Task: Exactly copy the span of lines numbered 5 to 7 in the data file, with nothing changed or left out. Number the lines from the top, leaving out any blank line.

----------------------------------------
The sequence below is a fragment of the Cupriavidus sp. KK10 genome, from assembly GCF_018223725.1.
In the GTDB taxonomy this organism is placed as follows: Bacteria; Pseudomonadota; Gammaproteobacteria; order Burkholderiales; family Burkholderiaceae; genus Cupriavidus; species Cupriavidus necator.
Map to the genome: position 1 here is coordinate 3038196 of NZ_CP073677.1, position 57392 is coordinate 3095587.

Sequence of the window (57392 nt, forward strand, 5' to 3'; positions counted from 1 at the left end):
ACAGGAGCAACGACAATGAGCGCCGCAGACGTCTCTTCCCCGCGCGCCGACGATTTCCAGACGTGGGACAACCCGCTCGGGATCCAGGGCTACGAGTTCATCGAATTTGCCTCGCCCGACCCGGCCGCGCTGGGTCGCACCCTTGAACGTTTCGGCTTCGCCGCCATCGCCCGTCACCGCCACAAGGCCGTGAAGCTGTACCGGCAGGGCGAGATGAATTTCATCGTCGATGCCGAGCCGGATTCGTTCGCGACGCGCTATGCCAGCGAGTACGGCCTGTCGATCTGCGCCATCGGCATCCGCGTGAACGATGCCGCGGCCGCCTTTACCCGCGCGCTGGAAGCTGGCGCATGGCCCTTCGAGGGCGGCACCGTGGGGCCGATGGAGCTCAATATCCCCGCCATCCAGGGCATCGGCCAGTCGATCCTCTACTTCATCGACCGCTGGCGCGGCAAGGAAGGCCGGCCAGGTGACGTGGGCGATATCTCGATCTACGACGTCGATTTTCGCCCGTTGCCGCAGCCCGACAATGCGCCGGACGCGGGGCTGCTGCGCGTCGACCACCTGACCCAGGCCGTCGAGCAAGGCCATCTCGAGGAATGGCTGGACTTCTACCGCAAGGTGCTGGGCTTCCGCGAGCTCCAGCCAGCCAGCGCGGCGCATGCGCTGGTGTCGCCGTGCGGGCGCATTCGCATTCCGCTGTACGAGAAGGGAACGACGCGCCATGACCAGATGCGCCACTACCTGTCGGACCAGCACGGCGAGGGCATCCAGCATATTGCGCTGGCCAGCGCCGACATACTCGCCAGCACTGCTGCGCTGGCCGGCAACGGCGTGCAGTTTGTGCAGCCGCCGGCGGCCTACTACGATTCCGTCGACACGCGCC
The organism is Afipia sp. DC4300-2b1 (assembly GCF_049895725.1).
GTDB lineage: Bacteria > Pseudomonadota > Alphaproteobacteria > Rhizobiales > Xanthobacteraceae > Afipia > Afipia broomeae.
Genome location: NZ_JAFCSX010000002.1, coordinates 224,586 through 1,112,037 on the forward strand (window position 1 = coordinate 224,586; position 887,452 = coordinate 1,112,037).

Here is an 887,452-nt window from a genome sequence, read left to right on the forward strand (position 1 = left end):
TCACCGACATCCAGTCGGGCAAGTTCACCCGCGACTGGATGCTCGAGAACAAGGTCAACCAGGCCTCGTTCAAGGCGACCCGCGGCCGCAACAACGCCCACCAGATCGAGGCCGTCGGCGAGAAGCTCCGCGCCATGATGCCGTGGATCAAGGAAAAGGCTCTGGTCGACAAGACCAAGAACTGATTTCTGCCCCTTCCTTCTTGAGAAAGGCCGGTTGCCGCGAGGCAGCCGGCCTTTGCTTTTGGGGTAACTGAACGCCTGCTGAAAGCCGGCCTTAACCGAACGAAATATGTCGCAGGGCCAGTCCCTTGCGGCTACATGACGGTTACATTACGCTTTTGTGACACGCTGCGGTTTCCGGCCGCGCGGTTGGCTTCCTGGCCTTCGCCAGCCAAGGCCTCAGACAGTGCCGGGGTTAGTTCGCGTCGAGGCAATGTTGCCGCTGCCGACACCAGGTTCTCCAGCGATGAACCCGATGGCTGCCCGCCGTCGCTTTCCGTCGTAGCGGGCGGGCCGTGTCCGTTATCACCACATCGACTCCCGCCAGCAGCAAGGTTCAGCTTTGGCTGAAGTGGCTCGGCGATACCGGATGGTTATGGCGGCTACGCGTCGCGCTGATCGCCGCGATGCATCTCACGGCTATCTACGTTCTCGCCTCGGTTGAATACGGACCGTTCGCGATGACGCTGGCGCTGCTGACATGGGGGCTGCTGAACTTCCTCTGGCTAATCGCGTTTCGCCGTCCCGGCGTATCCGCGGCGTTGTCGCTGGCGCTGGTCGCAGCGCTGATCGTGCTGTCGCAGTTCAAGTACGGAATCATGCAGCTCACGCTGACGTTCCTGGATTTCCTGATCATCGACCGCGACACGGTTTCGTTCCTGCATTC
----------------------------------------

ACAGGAGCAACGACAATGAGCGCCGCAGACGTCTCTTCCCCGCGCGCCGACGATTTCCAGACGTGGGACAACCCGCTCGGGATCCAGGGCTACGAGTTCATCGAATTTGCCTCGCCCGACCCGGCCGCGCTGGGTCGCACCCTTGAACGTTTCGGCTTCGCCGCCATCGCCCGTCACCGCCACAAGGCCGTGAAGCTGTACCGGCAGGGCGAGATGAATTTCATCGTCGATGCCGAGCCGGATTCGTTCGCGACGCGCTATGCCAGCGAGTACGGCCTGTCGATCTGCGCCATCGGCATCCGCGTGAACGATGCCGCGGCCGCCTTTACCCGCGCGCTGGAAGCTGGCGCATGGCCCTTCGAGGGCGGCACCGTGGGGCCGATGGAGCTCAATATCCCCGCCATCCAGGGCATCGGCCAGTCGATCCTCTACTTCATCGACCGCTGGCGCGGCAAGGAAGGCCGGCCAGGTGACGTGGGCGATATCTCGATCTACGACGTCGATTTTCGCCCGTTGCCGCAGCCCGACAATGCGCCGGACGCGGGGCTGCTGCGCGTCGACCACCTGACCCAGGCCGTCGAGCAAGGCCATCTCGAGGAATGGCTGGACTTCTACCGCAAGGTGCTGGGCTTCCGCGAGCTCCAGCCAGCCAGCGCGGCGCATGCGCTGGTGTCGCCGTGCGGGCGCATTCGCATTCCGCTGTACGAGAAGGGAACGACGCGCCATGACCAGATGCGCCACTACCTGTCGGACCAGCACGGCGAGGGCATCCAGCATATTGCGCTGGCCAGCGCCGACATACTCGCCAGCACTGCTGCGCTGGCCGGCAACGGCGTGCAGTTTGTGCAGCCGCCGGCGGCCTACTACGATTCCGTCGACACGCGCC
The organism is Afipia sp. DC4300-2b1 (assembly GCF_049895725.1).
GTDB lineage: Bacteria > Pseudomonadota > Alphaproteobacteria > Rhizobiales > Xanthobacteraceae > Afipia > Afipia broomeae.